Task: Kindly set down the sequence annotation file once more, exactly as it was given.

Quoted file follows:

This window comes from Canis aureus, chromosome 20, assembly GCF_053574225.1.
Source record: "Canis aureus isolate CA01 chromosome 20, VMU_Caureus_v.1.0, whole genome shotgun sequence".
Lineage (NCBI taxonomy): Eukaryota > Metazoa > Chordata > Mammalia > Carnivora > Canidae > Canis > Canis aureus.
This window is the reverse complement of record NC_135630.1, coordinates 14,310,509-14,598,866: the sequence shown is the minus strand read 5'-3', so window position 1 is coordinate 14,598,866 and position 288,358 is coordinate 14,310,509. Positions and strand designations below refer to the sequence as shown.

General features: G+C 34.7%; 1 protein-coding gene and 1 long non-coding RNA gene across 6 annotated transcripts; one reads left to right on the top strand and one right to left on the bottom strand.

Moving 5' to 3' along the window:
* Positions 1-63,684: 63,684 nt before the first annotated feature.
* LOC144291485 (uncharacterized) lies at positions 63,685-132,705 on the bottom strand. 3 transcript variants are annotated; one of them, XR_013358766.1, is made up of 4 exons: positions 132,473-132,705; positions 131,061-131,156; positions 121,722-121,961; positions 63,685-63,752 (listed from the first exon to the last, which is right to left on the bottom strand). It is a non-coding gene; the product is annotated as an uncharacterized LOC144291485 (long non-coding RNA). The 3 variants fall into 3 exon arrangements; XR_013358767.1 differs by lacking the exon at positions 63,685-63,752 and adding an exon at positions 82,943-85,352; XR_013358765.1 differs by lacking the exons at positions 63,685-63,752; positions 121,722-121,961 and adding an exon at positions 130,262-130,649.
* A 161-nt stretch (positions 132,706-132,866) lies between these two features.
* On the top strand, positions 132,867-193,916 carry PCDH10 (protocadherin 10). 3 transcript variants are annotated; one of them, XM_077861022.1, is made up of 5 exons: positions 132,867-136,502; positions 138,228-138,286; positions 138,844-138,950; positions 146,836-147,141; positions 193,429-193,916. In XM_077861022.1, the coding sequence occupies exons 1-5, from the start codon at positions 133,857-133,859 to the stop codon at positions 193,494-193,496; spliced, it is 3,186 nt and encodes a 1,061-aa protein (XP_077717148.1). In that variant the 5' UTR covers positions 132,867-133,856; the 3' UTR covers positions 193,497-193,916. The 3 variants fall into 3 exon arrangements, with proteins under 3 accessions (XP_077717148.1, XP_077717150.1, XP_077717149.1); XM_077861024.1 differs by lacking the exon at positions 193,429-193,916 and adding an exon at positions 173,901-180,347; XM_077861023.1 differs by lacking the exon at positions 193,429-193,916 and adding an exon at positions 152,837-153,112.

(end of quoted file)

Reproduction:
This window comes from Canis aureus, chromosome 20, assembly GCF_053574225.1.
Source record: "Canis aureus isolate CA01 chromosome 20, VMU_Caureus_v.1.0, whole genome shotgun sequence".
Lineage (NCBI taxonomy): Eukaryota > Metazoa > Chordata > Mammalia > Carnivora > Canidae > Canis > Canis aureus.
This window is the reverse complement of record NC_135630.1, coordinates 14,310,509-14,598,866: the sequence shown is the minus strand read 5'-3', so window position 1 is coordinate 14,598,866 and position 288,358 is coordinate 14,310,509. Positions and strand designations below refer to the sequence as shown.

General features: G+C 34.7%; 1 protein-coding gene and 1 long non-coding RNA gene across 6 annotated transcripts; one reads left to right on the top strand and one right to left on the bottom strand.

Moving 5' to 3' along the window:
* Positions 1-63,684: 63,684 nt before the first annotated feature.
* LOC144291485 (uncharacterized) lies at positions 63,685-132,705 on the bottom strand. 3 transcript variants are annotated; one of them, XR_013358766.1, is made up of 4 exons: positions 132,473-132,705; positions 131,061-131,156; positions 121,722-121,961; positions 63,685-63,752 (listed from the first exon to the last, which is right to left on the bottom strand). It is a non-coding gene; the product is annotated as an uncharacterized LOC144291485 (long non-coding RNA). The 3 variants fall into 3 exon arrangements; XR_013358767.1 differs by lacking the exon at positions 63,685-63,752 and adding an exon at positions 82,943-85,352; XR_013358765.1 differs by lacking the exons at positions 63,685-63,752; positions 121,722-121,961 and adding an exon at positions 130,262-130,649.
* A 161-nt stretch (positions 132,706-132,866) lies between these two features.
* On the top strand, positions 132,867-193,916 carry PCDH10 (protocadherin 10). 3 transcript variants are annotated; one of them, XM_077861022.1, is made up of 5 exons: positions 132,867-136,502; positions 138,228-138,286; positions 138,844-138,950; positions 146,836-147,141; positions 193,429-193,916. In XM_077861022.1, the coding sequence occupies exons 1-5, from the start codon at positions 133,857-133,859 to the stop codon at positions 193,494-193,496; spliced, it is 3,186 nt and encodes a 1,061-aa protein (XP_077717148.1). In that variant the 5' UTR covers positions 132,867-133,856; the 3' UTR covers positions 193,497-193,916. The 3 variants fall into 3 exon arrangements, with proteins under 3 accessions (XP_077717148.1, XP_077717150.1, XP_077717149.1); XM_077861024.1 differs by lacking the exon at positions 193,429-193,916 and adding an exon at positions 173,901-180,347; XM_077861023.1 differs by lacking the exon at positions 193,429-193,916 and adding an exon at positions 152,837-153,112.